I’m currently reading a book called How to Find Fulfilling Work by Roman Krznaric, which is part of the School of Life series.
I bought this during my search for a job and while trying to figure out what to do job-wise.
I liked Krznaric straight away when he argued for the case of ‘wide achievers’ that is people who don’t just start of doing one job and then do if for the rest of their lives, but rather they have a lot of careers at once or become serial specialists in different things. Having been a bit of a job hopper myself, it’s made me feel slightly better that I’ve tried different careers and I am hopefully hopping closer and closer to the job that I enjoy doing the most.
“Where your talents and the needs of the world cross, therein lies your vocation.” Aristotle
I thought about what my talents were – communication and writing – and what the needs of the world are and so figured as journalism is dying out, my most ideal job must be working in marketing and communications, promoting something useful and meaningful. Having got a job in the marketing department of a big charity, I feel that I am getting closer to my chosen field of work.
“The thought once occurred to me that if one wanted to crush and destroy a man entirely, to mete out to him the most terrible punishment, one at which the most fearsome murderer would tremble, shrinking from it in advance, all one would have to do would be to make him do work that was completely and utterly devoid of usefulness and meaning”
– Fyodor Dostoyevsky
In the past, people did what they had to survive and didn’t expect their work to fulfil them and be meaningful as well. But now, with so many career choices we practically have too much choice in what we could do, with so many areas of work that a student has usually no idea of when they’re starting or even leaving college. Whereas our ancestors usually did what their fathers did before them, we can now choose to do whatever we want.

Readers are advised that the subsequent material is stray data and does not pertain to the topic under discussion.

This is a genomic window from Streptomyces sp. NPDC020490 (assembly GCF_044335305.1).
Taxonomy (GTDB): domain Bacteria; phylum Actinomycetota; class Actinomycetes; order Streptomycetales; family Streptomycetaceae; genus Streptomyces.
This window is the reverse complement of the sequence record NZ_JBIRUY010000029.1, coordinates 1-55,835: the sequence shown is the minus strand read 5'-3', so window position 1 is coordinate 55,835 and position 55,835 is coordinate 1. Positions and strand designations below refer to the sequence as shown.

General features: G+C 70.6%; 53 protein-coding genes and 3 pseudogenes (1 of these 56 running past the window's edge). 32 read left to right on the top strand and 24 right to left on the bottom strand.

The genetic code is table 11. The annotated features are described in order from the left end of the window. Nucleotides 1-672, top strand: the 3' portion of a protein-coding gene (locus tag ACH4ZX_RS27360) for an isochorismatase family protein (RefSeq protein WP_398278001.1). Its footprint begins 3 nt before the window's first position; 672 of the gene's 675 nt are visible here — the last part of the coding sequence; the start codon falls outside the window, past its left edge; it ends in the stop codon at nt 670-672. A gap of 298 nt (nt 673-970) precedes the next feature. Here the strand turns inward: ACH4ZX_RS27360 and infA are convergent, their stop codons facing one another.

Psychologist Barry Schwartz says that although a life without choice is almost unbearable, we can reach a tipping point where having an abundance of options becomes an overload. “At this point, choice no longer liberates but debilitates.”
Krznaric then writes about the five things that motivate people in their jobs which are earning money, achieving status, making a difference, following our passions and using our talents.
The first two – money and status apparently don’t give us enough satisfaction and leave us wanting more. When our basic needs are met, more money doesn’t make us happier. Status also is an illusive goal, because as we reach one status level, there is always another one above it.
“CS Lewis identified the problem when he said that most of us desire to be a member of an ‘inner ring’ of esteemed important people, but we ‘will reach no “inside” that is worth reaching’ since there are always more rings within it.”
So the lesson from the book seems to be – do a job that makes a difference, follow your passions and use your talents or if you’re lucky all at the same time. Don’t care what people think about your job, don’t care about your status or money but do what most fulfils YOU the most.